AUSTIN, Texas—The Commission of 125, a group of citizens convened to express a vision on how The University of Texas at Austin can best serve Texas and the larger society in the next 25 years, has recommended a review of the university’s undergraduate core curriculum and a “more demanding standard for leadership” of its academic departments and research centers.
In its final report presented Thursday, Sept. 30 to Dr. Larry R. Faulkner, president of the university, the commission examined topics such as the university’s enrollment size, admissions policies, the quality of undergraduate and graduate programs, research endeavors and other areas. Faulkner will formally accept the report during a ceremony and celebration on the university’s Main Mall near the Tower on Thursday evening.
The commission articulated a vision for the university: “The University of Texas will be the best in the world at creating a disciplined culture of excellence that generates intellectual excitement, transforms lives and develops leaders. The University of Texas will define for the 21st century what it means to be a university of the first class.”
The commission’s initiatives re-emphasize and reinforce the university’s constitutional mandate of 1876: “The Legislature shall as soon as practicable establish and provide for the maintenance, support and direction of a University of the first class, to be located by a vote of the people of the State and styled, ‘The University of Texas,’ for the promotion of literature, and the arts and sciences….”
Faulkner expressed his gratitude for the “large gift of time and personal resources” given to the university by each of the 218 participants on the Commission of 125, which worked under the leadership of Chairman Kenneth M. Jastrow II, chairman and CEO of Temple Inland Inc.
The commission concluded that all its recommendations fell under a single “overarching imperative”: “The University of Texas must create a disciplined culture of excellence that will enable it to realize its constitutional mandate.” It noted that this imperative is supported by two strategic initiatives.
The first is to “develop a new undergraduate core curriculum to better prepare students for lives of accomplishment.” The last review of the core curriculum at the university occurred in 1981. The commission said the current undergraduate core curriculum fails to equip students with a body of knowledge essential to a well-balanced education.
The second strategic initiative recommended the university establish a “more demanding standard for leadership of academic departments and research centers, and give those leaders the authority and resources to succeed.”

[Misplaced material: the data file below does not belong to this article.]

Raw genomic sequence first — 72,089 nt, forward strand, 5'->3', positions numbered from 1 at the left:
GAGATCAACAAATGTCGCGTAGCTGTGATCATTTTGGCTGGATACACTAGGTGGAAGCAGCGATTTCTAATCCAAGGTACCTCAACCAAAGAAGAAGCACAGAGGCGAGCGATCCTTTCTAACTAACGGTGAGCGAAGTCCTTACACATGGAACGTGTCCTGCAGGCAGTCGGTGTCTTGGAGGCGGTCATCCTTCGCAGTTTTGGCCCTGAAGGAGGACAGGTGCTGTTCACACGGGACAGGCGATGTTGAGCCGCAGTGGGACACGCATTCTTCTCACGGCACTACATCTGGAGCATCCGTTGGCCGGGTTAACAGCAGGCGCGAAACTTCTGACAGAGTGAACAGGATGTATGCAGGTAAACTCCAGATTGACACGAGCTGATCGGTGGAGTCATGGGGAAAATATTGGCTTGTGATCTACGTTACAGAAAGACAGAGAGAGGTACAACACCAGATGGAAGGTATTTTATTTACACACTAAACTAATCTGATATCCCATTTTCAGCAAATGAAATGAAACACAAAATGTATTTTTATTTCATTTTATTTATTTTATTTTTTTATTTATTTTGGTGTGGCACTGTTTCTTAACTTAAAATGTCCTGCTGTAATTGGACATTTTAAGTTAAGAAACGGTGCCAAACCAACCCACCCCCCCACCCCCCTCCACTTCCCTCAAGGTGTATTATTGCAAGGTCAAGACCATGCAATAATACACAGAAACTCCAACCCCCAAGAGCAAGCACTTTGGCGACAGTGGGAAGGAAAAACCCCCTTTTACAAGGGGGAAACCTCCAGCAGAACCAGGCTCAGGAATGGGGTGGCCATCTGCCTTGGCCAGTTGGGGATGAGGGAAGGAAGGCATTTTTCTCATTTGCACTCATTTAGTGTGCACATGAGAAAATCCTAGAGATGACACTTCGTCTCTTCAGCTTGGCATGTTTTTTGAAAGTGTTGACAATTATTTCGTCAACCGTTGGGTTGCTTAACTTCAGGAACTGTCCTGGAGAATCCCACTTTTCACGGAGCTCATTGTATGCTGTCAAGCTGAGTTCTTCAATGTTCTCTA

The commission said decision-making authority for academic departments is now shared among a dean, a department chair and a budget council of the department’s tenured professors. The commission believes superior scholars must head departments and research centers, and have more authority regarding resources, hiring and research initiatives.
The imperative and strategic initiatives in the report are supported by 16 operational recommendations grouped in four categories. They are:
- Establishing an environment that promotes excellence.
1. Reduce the student-faculty ratio
2. Quality must determine enrollment size
3. Aggressively recruit outstanding students from all regions and populations in Texas and beyond
4. Libraries, museums and information technology must rank with the best
- Producing a comprehensive master plan.
5. Develop a university master plan
6. Optimize facilities
7. Build financial strength and new resources
- Creating life-enhancing student learning experiences.
8. Connect students with a mentor and adviser
9. Increase residence-hall capacity
10. Construct additional student activity space
11. Implement an honor system
12. Increase support for graduate students
13. Emphasize the study of leadership and ethics
- Serving Texas and the world and strengthening the university’s engagement with society.
14. Serving Texas and beyond
15. Provide innovative access to knowledge and collections
16. Telling our story
This is the third time the university has convened a commission of citizens for such purposes. The earlier work, undertaken on the occasions of the 75th and 100th anniversaries of the university’s founding, resulted in significant advances. The university’s graduate programs, libraries and collections were strengthened immensely in the decades after the work of the Committee of 75, which completed its report in 1958. The quality of the university’s faculty—and its national reputation—soared as the initiatives of the Centennial Commission were implemented in the 1980s. The Centennial Commission convened in 1981 and presented its recommendations in 1983. The work of the Centennial Commission resulted in the creation of 572 faculty endowments.
“A distinctive, perhaps unique, aspect of our university’s history has been the recurring call for special commissions of citizens to express a vision for the future of the university and to recommend standards and principles for working toward the vision,” Faulkner said. “Nearly all universities engage regularly in strategic planning, but rare indeed are those who place it so fully in the hands of citizens. I am confident that the Commission of 125 has given invaluable guidance for all who will lead the university into the 2020s.”
Commission members traveled from all parts of Texas and the nation at their own expense to participate. Two members live outside the United States. The ethnically diverse group represented almost all occupations, including business executives, poets, military officers, newspaper publishers, civic leaders, physicians, government officials and the former presidents of five major universities, including Texas AandM and Rice universities.
For more information contact: Robert D. Meckel, Office of Public Affairs, 512-475-7847.